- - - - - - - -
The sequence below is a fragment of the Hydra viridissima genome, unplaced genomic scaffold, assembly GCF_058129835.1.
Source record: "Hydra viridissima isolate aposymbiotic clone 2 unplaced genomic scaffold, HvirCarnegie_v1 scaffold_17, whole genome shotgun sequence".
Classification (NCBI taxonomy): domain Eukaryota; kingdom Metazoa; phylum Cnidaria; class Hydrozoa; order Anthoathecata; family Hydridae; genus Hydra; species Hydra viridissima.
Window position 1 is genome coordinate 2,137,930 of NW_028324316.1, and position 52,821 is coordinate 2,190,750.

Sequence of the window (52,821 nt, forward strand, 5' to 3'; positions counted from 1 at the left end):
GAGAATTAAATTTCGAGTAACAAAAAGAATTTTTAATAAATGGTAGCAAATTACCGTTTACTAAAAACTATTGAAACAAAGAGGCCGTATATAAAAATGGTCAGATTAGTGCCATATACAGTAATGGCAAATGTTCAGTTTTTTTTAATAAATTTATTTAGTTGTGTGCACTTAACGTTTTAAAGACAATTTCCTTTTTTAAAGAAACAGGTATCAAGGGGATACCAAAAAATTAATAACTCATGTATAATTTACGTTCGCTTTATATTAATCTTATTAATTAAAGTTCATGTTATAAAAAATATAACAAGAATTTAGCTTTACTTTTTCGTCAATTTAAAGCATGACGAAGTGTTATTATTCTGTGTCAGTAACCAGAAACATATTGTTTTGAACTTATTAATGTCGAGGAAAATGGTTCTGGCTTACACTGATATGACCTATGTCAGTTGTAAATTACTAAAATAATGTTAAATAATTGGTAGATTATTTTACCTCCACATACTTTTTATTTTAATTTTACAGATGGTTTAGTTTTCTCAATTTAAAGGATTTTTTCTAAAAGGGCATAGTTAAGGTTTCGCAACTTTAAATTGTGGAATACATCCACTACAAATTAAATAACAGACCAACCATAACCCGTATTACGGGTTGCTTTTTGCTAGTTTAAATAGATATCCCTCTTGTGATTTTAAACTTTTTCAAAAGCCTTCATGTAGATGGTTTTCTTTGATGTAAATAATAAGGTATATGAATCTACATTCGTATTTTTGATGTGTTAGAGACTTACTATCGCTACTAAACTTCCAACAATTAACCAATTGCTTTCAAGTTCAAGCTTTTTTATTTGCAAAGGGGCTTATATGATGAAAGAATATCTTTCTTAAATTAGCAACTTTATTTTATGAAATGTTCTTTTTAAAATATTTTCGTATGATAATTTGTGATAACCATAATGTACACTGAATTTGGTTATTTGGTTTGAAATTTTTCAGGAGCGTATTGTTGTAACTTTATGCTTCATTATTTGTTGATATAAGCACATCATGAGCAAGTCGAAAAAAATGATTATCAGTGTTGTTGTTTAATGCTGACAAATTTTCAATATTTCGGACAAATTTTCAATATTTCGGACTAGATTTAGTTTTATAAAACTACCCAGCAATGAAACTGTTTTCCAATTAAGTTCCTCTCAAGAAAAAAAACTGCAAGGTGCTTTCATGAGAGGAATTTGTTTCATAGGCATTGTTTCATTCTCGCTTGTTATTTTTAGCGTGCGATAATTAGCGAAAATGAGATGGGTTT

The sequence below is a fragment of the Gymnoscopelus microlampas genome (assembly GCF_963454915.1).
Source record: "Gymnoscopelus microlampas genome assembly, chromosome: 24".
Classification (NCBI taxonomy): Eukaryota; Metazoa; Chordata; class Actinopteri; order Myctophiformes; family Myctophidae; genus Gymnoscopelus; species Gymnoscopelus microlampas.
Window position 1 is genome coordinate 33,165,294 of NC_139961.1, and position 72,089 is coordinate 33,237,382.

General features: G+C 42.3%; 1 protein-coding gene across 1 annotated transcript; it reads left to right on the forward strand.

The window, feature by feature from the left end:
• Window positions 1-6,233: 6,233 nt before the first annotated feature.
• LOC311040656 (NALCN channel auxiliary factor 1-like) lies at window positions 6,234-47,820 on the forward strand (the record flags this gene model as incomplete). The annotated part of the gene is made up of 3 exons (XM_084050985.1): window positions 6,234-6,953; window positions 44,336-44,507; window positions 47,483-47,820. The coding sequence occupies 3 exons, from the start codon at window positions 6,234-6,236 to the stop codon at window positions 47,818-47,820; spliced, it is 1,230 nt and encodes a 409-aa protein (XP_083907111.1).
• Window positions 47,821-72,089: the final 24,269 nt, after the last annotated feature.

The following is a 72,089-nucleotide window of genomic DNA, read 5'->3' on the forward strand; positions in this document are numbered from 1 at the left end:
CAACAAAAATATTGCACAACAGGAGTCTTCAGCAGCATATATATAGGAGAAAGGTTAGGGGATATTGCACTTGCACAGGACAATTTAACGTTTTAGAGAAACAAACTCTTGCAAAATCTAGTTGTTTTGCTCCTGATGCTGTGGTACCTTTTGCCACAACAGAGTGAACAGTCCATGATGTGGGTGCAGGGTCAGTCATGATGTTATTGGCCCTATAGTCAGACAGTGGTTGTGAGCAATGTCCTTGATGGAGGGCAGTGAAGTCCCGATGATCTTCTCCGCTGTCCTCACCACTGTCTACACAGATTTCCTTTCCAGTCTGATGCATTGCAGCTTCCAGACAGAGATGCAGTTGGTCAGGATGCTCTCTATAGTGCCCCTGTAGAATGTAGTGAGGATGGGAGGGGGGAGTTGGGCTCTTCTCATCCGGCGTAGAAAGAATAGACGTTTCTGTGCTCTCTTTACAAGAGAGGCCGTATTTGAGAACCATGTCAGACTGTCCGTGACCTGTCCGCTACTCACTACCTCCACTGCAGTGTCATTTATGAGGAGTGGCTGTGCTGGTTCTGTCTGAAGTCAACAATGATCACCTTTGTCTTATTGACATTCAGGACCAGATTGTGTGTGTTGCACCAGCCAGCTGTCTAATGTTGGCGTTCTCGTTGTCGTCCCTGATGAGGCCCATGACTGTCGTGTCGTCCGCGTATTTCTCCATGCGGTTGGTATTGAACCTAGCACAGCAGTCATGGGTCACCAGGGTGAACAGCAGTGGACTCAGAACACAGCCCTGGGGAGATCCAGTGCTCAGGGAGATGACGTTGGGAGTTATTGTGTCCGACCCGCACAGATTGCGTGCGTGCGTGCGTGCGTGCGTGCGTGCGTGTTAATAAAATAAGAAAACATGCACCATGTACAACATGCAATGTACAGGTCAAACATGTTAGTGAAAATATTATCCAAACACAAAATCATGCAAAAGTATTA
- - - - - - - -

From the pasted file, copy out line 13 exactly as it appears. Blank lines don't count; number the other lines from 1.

• Window positions 1-6,233: 6,233 nt before the first annotated feature.